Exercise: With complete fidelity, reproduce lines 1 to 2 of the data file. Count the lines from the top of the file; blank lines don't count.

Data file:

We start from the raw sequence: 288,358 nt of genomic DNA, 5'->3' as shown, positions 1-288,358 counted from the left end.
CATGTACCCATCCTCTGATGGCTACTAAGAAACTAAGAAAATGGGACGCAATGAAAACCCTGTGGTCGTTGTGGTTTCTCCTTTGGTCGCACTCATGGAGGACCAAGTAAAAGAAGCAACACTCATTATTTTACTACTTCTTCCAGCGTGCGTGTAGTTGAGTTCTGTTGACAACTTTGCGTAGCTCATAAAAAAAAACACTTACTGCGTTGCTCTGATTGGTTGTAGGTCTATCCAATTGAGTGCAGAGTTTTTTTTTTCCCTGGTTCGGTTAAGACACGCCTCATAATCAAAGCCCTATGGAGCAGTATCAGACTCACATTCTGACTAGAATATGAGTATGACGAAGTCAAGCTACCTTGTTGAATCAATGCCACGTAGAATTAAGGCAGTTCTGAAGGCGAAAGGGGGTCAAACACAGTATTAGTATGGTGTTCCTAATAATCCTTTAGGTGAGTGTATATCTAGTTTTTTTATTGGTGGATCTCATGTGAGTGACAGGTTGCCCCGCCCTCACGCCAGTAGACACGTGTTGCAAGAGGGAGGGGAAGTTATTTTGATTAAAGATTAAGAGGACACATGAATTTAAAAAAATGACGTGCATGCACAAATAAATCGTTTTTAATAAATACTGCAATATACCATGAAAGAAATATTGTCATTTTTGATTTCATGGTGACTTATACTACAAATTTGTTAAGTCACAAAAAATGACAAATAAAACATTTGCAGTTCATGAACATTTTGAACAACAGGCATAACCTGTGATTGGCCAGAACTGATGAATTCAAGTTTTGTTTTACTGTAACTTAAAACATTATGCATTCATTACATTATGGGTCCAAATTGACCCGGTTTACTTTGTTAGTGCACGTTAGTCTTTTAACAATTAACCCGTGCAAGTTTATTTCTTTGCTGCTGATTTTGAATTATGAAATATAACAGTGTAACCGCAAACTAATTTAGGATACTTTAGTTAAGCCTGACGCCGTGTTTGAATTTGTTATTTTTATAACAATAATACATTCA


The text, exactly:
We start from the raw sequence: 288,358 nt of genomic DNA, 5'->3' as shown, positions 1-288,358 counted from the left end.
CATGTACCCATCCTCTGATGGCTACTAAGAAACTAAGAAAATGGGACGCAATGAAAACCCTGTGGTCGTTGTGGTTTCTCCTTTGGTCGCACTCATGGAGGACCAAGTAAAAGAAGCAACACTCATTATTTTACTACTTCTTCCAGCGTGCGTGTAGTTGAGTTCTGTTGACAACTTTGCGTAGCTCATAAAAAAAAACACTTACTGCGTTGCTCTGATTGGTTGTAGGTCTATCCAATTGAGTGCAGAGTTTTTTTTTTCCCTGGTTCGGTTAAGACACGCCTCATAATCAAAGCCCTATGGAGCAGTATCAGACTCACATTCTGACTAGAATATGAGTATGACGAAGTCAAGCTACCTTGTTGAATCAATGCCACGTAGAATTAAGGCAGTTCTGAAGGCGAAAGGGGGTCAAACACAGTATTAGTATGGTGTTCCTAATAATCCTTTAGGTGAGTGTATATCTAGTTTTTTTATTGGTGGATCTCATGTGAGTGACAGGTTGCCCCGCCCTCACGCCAGTAGACACGTGTTGCAAGAGGGAGGGGAAGTTATTTTGATTAAAGATTAAGAGGACACATGAATTTAAAAAAATGACGTGCATGCACAAATAAATCGTTTTTAATAAATACTGCAATATACCATGAAAGAAATATTGTCATTTTTGATTTCATGGTGACTTATACTACAAATTTGTTAAGTCACAAAAAATGACAAATAAAACATTTGCAGTTCATGAACATTTTGAACAACAGGCATAACCTGTGATTGGCCAGAACTGATGAATTCAAGTTTTGTTTTACTGTAACTTAAAACATTATGCATTCATTACATTATGGGTCCAAATTGACCCGGTTTACTTTGTTAGTGCACGTTAGTCTTTTAACAATTAACCCGTGCAAGTTTATTTCTTTGCTGCTGATTTTGAATTATGAAATATAACAGTGTAACCGCAAACTAATTTAGGATACTTTAGTTAAGCCTGACGCCGTGTTTGAATTTGTTATTTTTATAACAATAATACATTCA